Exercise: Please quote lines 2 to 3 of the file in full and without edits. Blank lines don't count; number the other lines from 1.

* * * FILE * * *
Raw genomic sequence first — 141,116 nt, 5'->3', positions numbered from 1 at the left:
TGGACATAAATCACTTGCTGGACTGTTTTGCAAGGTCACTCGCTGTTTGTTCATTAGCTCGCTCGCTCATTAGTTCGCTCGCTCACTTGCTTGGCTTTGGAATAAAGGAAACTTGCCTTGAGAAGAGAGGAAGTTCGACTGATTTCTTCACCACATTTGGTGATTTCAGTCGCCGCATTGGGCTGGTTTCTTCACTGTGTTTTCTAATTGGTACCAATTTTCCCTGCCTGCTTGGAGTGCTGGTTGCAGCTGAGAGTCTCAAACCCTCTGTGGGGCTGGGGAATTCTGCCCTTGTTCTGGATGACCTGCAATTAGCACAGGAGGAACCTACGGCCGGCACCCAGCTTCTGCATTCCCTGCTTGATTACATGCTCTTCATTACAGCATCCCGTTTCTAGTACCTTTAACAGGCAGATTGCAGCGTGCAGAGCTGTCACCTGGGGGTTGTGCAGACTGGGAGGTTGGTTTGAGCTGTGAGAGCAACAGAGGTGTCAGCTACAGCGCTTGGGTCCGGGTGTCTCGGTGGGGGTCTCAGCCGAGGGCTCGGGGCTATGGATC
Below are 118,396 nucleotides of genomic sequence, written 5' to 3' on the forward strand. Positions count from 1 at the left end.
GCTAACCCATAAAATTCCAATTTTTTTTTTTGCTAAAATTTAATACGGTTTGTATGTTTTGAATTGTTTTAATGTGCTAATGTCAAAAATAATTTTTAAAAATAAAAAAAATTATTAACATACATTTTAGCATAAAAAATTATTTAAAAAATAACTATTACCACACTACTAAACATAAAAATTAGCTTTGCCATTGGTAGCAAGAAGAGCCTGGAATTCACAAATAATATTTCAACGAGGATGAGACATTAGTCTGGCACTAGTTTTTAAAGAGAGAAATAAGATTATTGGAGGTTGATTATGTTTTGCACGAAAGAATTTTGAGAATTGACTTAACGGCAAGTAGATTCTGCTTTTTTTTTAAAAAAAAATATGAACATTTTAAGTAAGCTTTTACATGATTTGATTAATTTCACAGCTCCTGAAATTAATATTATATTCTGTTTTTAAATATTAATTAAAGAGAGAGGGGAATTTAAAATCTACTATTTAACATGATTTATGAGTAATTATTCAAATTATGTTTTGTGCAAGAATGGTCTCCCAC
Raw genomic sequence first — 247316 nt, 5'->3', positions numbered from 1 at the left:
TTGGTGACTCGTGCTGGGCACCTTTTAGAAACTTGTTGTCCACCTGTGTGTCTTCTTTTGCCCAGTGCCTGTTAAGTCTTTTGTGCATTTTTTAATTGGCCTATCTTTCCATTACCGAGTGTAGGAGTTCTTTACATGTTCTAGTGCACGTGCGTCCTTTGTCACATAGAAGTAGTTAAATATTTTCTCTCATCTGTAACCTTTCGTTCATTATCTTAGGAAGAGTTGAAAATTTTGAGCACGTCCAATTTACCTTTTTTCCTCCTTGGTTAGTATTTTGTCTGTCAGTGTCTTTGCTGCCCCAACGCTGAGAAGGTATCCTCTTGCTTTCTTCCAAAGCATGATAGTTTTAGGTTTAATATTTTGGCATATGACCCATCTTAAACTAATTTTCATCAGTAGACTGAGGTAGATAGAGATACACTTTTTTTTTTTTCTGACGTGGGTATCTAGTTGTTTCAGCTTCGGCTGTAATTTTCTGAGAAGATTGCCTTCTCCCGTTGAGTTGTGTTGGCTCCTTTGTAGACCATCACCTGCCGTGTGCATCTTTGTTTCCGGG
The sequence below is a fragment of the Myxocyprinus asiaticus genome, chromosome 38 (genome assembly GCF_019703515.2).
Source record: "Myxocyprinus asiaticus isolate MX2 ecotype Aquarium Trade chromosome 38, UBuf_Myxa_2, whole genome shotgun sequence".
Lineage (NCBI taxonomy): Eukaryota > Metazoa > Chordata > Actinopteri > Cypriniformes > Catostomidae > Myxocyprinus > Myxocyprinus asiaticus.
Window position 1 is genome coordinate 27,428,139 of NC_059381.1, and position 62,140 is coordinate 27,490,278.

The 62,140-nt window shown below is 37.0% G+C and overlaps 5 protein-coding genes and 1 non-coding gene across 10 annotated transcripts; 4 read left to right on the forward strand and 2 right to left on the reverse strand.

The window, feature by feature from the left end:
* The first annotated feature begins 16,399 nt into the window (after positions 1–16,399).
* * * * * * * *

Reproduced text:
TGGACATAAATCACTTGCTGGACTGTTTTGCAAGGTCACTCGCTGTTTGTTCATTAGCTCGCTCGCTCATTAGTTCGCTCGCTCACTTGCTTGGCTTTGGAATAAAGGAAACTTGCCTTGAGAAGAGAGGAAGTTCGACTGATTTCTTCACCACATTTGGTGATTTCAGTCGCCGCATTGGGCTGGTTTCTTCACTGTGTTTTCTAATTGGTACCAATTTTCCCTGCCTGCTTGGAGTGCTGGTTGCAGCTGAGAGTCTCAAACCCTCTGTGGGGCTGGGGAATTCTGCCCTTGTTCTGGATGACCTGCAATTAGCACAGGAGGAACCTACGGCCGGCACCCAGCTTCTGCATTCCCTGCTTGATTACATGCTCTTCATTACAGCATCCCGTTTCTAGTACCTTTAACAGGCAGATTGCAGCGTGCAGAGCTGTCACCTGGGGGTTGTGCAGACTGGGAGGTTGGTTTGAGCTGTGAGAGCAACAGAGGTGTCAGCTACAGCGCTTGGGTCCGGGTGTCTCGGTGGGGGTCTCAGCCGAGGGCTCGGGGCTATGGATC
Below are 118,396 nucleotides of genomic sequence, written 5' to 3' on the forward strand. Positions count from 1 at the left end.